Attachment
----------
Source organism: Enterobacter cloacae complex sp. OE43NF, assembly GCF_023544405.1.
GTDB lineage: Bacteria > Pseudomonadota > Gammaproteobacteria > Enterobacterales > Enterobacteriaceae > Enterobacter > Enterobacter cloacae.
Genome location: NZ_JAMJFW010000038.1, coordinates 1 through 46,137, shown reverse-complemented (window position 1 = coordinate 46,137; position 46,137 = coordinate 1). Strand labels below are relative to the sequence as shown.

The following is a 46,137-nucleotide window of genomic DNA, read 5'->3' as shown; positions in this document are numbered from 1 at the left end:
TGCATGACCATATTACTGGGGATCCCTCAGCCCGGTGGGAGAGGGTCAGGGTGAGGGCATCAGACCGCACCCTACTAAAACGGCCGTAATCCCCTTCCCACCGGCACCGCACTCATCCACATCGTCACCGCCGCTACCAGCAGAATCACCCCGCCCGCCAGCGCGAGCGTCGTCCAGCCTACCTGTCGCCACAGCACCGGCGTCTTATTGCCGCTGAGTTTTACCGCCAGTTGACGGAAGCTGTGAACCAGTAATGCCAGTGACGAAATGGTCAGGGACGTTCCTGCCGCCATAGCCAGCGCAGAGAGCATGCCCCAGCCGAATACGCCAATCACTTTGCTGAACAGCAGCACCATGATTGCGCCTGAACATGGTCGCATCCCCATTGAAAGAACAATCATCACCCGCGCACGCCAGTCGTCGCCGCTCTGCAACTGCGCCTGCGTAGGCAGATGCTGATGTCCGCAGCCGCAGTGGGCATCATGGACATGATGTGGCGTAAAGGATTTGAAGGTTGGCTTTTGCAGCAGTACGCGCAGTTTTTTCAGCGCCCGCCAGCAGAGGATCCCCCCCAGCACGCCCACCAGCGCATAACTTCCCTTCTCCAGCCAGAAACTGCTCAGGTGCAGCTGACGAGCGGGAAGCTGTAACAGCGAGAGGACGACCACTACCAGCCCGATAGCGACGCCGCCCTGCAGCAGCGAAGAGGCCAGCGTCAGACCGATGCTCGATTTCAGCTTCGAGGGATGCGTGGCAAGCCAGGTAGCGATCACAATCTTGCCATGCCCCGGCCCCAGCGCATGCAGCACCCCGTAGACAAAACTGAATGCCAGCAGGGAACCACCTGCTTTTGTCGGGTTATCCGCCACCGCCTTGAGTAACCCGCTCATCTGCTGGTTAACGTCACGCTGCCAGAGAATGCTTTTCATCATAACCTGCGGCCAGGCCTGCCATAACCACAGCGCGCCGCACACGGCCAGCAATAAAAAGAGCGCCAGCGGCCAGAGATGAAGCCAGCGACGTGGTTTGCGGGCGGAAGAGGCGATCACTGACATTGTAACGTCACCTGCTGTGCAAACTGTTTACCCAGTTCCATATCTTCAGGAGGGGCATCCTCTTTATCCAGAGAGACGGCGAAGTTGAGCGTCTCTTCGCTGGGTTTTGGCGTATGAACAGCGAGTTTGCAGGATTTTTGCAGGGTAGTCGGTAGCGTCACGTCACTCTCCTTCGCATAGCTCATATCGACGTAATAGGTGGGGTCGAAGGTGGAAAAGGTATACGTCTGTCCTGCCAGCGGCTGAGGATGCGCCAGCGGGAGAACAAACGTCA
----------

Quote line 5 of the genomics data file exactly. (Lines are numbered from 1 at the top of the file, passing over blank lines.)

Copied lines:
TGCATGACCATATTACTGGGGATCCCTCAGCCCGGTGGGAGAGGGTCAGGGTGAGGGCATCAGACCGCACCCTACTAAAACGGCCGTAATCCCCTTCCCACCGGCACCGCACTCATCCACATCGTCACCGCCGCTACCAGCAGAATCACCCCGCCCGCCAGCGCGAGCGTCGTCCAGCCTACCTGTCGCCACAGCACCGGCGTCTTATTGCCGCTGAGTTTTACCGCCAGTTGACGGAAGCTGTGAACCAGTAATGCCAGTGACGAAATGGTCAGGGACGTTCCTGCCGCCATAGCCAGCGCAGAGAGCATGCCCCAGCCGAATACGCCAATCACTTTGCTGAACAGCAGCACCATGATTGCGCCTGAACATGGTCGCATCCCCATTGAAAGAACAATCATCACCCGCGCACGCCAGTCGTCGCCGCTCTGCAACTGCGCCTGCGTAGGCAGATGCTGATGTCCGCAGCCGCAGTGGGCATCATGGACATGATGTGGCGTAAAGGATTTGAAGGTTGGCTTTTGCAGCAGTACGCGCAGTTTTTTCAGCGCCCGCCAGCAGAGGATCCCCCCCAGCACGCCCACCAGCGCATAACTTCCCTTCTCCAGCCAGAAACTGCTCAGGTGCAGCTGACGAGCGGGAAGCTGTAACAGCGAGAGGACGACCACTACCAGCCCGATAGCGACGCCGCCCTGCAGCAGCGAAGAGGCCAGCGTCAGACCGATGCTCGATTTCAGCTTCGAGGGATGCGTGGCAAGCCAGGTAGCGATCACAATCTTGCCATGCCCCGGCCCCAGCGCATGCAGCACCCCGTAGACAAAACTGAATGCCAGCAGGGAACCACCTGCTTTTGTCGGGTTATCCGCCACCGCCTTGAGTAACCCGCTCATCTGCTGGTTAACGTCACGCTGCCAGAGAATGCTTTTCATCATAACCTGCGGCCAGGCCTGCCATAACCACAGCGCGCCGCACACGGCCAGCAATAAAAAGAGCGCCAGCGGCCAGAGATGAAGCCAGCGACGTGGTTTGCGGGCGGAAGAGGCGATCACTGACATTGTAACGTCACCTGCTGTGCAAACTGTTTACCCAGTTCCATATCTTCAGGAGGGGCATCCTCTTTATCCAGAGAGACGGCGAAGTTGAGCGTCTCTTCGCTGGGTTTTGGCGTATGAACAGCGAGTTTGCAGGATTTTTGCAGGGTAGTCGGTAGCGTCACGTCACTCTCCTTCGCATAGCTCATATCGACGTAATAGGTGGGGTCGAAGGTGGAAAAGGTATACGTCTGTCCTGCCAGCGGCTGAGGATGCGCCAGCGGGAGAACAAACGTCA